Chi Chi – Mixed Dog Breed Characteristics & Facts


The Chinese Crested and Chihuahua dog breeds were combined to create the mixed-breed Chi Chi. These pups were small, active, and alert, inheriting some of the best traits from both of their parents. The Mexican Crested and the Crested Chi are some other names for Chi Chis. These mixed-breed dogs may be found in shelters and breed-specific rescues despite their unfortunate status as a designer breed.

So keep adoption in mind! Shop not! These spirited puppies make excellent apartment dogs for active city dwellers, but under the right circumstances, they can also thrive in larger family homes. The Chi Chi is never without something to say, and they won’t hesitate to yell it out to let you know.

It is the right breed for you if you are looking for an active, intelligent, alert dog that loves to stick to their favorite humans like glue. See the list of features and information about it below.

Chi Chi Mixed Dog Breed Picture

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Chi Chi – Mixed Dog Breed Characteristics

Adapts Well To Apartment Living****
Good For Novice Owners**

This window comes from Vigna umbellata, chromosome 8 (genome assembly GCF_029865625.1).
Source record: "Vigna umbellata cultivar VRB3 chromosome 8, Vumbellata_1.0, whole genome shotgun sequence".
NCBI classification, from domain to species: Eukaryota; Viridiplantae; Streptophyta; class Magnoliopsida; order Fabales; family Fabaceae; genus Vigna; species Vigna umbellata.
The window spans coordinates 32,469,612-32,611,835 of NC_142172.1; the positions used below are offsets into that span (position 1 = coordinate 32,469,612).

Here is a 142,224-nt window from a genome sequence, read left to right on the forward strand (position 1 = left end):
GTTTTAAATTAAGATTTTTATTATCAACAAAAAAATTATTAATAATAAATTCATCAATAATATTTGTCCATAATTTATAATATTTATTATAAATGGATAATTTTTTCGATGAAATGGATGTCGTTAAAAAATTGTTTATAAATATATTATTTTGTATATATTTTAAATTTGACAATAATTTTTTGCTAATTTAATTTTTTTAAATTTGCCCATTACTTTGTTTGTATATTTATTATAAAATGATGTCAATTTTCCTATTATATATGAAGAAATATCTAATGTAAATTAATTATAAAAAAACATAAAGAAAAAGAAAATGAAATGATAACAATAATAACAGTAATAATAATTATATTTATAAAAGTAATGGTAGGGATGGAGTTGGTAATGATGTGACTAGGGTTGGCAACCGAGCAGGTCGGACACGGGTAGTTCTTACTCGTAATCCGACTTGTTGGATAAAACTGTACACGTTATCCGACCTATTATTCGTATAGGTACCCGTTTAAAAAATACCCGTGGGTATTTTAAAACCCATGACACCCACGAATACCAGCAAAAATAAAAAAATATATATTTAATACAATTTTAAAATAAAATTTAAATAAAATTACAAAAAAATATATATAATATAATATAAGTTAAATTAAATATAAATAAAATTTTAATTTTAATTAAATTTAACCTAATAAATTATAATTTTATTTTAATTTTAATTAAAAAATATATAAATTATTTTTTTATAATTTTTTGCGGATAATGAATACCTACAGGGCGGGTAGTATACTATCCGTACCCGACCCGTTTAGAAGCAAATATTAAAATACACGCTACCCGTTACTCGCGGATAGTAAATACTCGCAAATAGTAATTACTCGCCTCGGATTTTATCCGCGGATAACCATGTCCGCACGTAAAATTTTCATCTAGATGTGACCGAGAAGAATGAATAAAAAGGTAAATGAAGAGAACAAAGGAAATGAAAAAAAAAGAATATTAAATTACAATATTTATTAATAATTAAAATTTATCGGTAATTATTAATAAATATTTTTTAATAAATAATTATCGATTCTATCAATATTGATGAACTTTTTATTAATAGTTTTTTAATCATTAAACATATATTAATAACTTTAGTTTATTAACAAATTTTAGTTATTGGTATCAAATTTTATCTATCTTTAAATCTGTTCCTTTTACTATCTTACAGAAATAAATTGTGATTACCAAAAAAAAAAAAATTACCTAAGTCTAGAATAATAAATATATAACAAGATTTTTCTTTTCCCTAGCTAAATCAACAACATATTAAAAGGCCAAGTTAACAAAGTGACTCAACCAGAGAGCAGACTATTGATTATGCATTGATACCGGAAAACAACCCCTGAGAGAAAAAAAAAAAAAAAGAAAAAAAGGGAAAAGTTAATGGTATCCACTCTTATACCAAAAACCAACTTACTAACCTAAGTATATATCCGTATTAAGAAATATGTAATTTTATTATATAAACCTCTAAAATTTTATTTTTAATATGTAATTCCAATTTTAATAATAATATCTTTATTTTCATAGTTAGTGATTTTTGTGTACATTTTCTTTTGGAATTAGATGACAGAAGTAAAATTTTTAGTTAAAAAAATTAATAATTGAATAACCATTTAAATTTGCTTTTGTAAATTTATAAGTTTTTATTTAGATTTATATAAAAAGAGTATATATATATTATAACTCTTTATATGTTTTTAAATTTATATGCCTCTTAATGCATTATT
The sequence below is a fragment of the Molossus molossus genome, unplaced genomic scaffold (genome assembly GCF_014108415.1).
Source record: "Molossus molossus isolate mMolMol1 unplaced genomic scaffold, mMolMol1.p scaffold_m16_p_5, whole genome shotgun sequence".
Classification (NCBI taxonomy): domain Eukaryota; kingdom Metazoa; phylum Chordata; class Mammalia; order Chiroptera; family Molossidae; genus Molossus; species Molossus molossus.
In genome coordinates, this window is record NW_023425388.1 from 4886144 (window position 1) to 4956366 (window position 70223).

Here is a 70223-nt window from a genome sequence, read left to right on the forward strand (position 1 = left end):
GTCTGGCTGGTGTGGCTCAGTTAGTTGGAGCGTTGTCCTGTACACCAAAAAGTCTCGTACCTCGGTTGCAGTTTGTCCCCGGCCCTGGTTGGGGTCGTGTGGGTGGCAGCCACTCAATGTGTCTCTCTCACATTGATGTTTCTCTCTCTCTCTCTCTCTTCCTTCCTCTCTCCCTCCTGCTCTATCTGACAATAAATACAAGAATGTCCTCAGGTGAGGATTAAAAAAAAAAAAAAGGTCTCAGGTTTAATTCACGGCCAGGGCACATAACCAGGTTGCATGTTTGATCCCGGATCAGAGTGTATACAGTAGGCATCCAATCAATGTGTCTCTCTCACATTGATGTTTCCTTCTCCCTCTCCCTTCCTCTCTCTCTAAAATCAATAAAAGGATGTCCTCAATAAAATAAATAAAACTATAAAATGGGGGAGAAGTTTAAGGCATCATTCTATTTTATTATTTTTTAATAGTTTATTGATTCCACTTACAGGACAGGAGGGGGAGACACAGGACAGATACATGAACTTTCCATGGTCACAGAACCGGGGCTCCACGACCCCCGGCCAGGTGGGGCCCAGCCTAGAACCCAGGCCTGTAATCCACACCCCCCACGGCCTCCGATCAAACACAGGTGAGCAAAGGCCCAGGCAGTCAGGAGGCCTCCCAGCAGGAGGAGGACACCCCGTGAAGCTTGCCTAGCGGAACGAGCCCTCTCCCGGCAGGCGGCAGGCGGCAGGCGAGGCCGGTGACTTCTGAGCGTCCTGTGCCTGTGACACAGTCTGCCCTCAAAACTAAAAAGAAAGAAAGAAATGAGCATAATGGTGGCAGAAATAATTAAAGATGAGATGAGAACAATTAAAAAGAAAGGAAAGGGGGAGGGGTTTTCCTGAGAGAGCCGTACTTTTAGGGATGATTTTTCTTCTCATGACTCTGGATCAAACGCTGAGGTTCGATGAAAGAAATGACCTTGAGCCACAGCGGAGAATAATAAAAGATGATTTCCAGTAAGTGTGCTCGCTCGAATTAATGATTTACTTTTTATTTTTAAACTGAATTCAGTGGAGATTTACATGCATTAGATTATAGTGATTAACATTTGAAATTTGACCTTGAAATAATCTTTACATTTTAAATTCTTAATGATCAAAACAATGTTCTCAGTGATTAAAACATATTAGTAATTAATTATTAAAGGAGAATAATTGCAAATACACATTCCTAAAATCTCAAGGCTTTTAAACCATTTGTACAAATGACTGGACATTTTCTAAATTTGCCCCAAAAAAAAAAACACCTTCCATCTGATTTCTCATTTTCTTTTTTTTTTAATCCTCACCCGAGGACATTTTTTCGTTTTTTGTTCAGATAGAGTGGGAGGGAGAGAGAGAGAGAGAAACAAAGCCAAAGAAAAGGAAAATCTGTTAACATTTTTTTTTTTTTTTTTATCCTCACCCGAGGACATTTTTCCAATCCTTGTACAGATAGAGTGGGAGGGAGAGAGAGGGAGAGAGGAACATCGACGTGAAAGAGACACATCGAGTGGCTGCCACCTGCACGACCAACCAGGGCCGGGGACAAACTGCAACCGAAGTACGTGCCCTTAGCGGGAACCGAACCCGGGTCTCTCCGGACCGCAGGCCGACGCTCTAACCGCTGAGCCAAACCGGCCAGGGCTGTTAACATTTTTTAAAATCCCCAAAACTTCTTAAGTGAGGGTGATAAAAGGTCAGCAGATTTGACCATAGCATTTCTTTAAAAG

Sensitivity Level****
Tolerates Being Alone**
Tolerates Cold Weather**
Tolerates Hot Weather***
All Around Friendliness***
Affectionate With Family***
Dog Friendly**
Friendly Toward Strangers***
Health And Grooming Needs***
Amount Of Shedding**
Drooling Potential*
Easy To Groom****
General Health****
Potential For Weight Gain****
Easy To Train***
Potential For Mouthiness***
Prey Drive***
Tendency To Bark Or Howl****
Wanderlust Potential**
Physical Needs****
Energy Level****
Exercise Needs***
Potential For Playfulness****

Vital Stats:

Dog Breed Group:Mixed Breed Dogs
Height:5 to 12 inches
Weight:4 to 11 pounds
Life Span:11 to 20 years


  • The Chi Chi is a hybrid dog breed. Unlike their Chihuahua and Chinese Crested parents, they are not purebred animals.
  • Chi Chis primarily come in shades of brown, black, fawn, cream, and white. Sometimes they have solid-colored coats, and other times they have a variety.
  • Chi Chis are typically a good option for allergy sufferers because they frequently have almost no hair, save for a few patches. Chi Chis with longer coats might not be as allergy-friendly. Fortunately, both coats are very simple to maintain. Weekly brushings should be sufficient.